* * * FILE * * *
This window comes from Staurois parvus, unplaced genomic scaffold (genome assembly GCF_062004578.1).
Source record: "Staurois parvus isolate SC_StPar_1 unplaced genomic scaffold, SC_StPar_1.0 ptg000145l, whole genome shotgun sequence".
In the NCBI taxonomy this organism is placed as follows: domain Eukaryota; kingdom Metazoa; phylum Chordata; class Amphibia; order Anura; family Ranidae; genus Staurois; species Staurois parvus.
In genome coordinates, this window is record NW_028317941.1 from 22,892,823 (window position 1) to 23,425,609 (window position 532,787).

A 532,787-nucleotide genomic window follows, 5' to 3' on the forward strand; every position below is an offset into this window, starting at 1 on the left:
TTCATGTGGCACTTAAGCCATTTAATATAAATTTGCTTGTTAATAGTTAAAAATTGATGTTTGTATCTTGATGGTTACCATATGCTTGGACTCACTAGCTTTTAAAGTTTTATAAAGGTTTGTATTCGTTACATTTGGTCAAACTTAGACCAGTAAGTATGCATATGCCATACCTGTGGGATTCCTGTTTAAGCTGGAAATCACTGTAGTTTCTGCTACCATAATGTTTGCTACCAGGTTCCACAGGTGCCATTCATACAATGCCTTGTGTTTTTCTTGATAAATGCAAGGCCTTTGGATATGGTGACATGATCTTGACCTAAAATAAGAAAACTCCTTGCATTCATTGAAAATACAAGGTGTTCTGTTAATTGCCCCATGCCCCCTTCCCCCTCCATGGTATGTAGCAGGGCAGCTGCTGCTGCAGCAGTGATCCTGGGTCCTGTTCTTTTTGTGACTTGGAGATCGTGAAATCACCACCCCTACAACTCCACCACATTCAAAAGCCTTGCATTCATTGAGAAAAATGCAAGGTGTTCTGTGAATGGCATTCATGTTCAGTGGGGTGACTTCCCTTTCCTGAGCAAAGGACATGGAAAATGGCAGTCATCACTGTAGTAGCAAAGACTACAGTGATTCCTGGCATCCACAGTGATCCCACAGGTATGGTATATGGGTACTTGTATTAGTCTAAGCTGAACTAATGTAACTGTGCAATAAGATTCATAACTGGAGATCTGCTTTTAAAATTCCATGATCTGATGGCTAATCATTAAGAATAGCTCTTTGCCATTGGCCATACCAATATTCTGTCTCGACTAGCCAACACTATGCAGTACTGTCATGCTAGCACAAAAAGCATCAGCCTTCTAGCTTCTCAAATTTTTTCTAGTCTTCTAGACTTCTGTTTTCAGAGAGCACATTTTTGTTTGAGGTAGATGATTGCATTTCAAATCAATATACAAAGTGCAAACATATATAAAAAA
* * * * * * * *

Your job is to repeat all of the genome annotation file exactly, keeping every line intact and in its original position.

This window comes from Staurois parvus, unplaced genomic scaffold (genome assembly GCF_062004578.1).
Source record: "Staurois parvus isolate SC_StPar_1 unplaced genomic scaffold, SC_StPar_1.0 ptg000145l, whole genome shotgun sequence".
In the NCBI taxonomy this organism is placed as follows: domain Eukaryota; kingdom Metazoa; phylum Chordata; class Amphibia; order Anura; family Ranidae; genus Staurois; species Staurois parvus.
In genome coordinates, this window is record NW_028317941.1 from 22,892,823 (window position 1) to 23,425,609 (window position 532,787).

A 532,787-nucleotide genomic window follows, 5' to 3' on the forward strand; every position below is an offset into this window, starting at 1 on the left:
TTCATGTGGCACTTAAGCCATTTAATATAAATTTGCTTGTTAATAGTTAAAAATTGATGTTTGTATCTTGATGGTTACCATATGCTTGGACTCACTAGCTTTTAAAGTTTTATAAAGGTTTGTATTCGTTACATTTGGTCAAACTTAGACCAGTAAGTATGCATATGCCATACCTGTGGGATTCCTGTTTAAGCTGGAAATCACTGTAGTTTCTGCTACCATAATGTTTGCTACCAGGTTCCACAGGTGCCATTCATACAATGCCTTGTGTTTTTCTTGATAAATGCAAGGCCTTTGGATATGGTGACATGATCTTGACCTAAAATAAGAAAACTCCTTGCATTCATTGAAAATACAAGGTGTTCTGTTAATTGCCCCATGCCCCCTTCCCCCTCCATGGTATGTAGCAGGGCAGCTGCTGCTGCAGCAGTGATCCTGGGTCCTGTTCTTTTTGTGACTTGGAGATCGTGAAATCACCACCCCTACAACTCCACCACATTCAAAAGCCTTGCATTCATTGAGAAAAATGCAAGGTGTTCTGTGAATGGCATTCATGTTCAGTGGGGTGACTTCCCTTTCCTGAGCAAAGGACATGGAAAATGGCAGTCATCACTGTAGTAGCAAAGACTACAGTGATTCCTGGCATCCACAGTGATCCCACAGGTATGGTATATGGGTACTTGTATTAGTCTAAGCTGAACTAATGTAACTGTGCAATAAGATTCATAACTGGAGATCTGCTTTTAAAATTCCATGATCTGATGGCTAATCATTAAGAATAGCTCTTTGCCATTGGCCATACCAATATTCTGTCTCGACTAGCCAACACTATGCAGTACTGTCATGCTAGCACAAAAAGCATCAGCCTTCTAGCTTCTCAAATTTTTTCTAGTCTTCTAGACTTCTGTTTTCAGAGAGCACATTTTTGTTTGAGGTAGATGATTGCATTTCAAATCAATATACAAAGTGCAAACATATATAAAAAA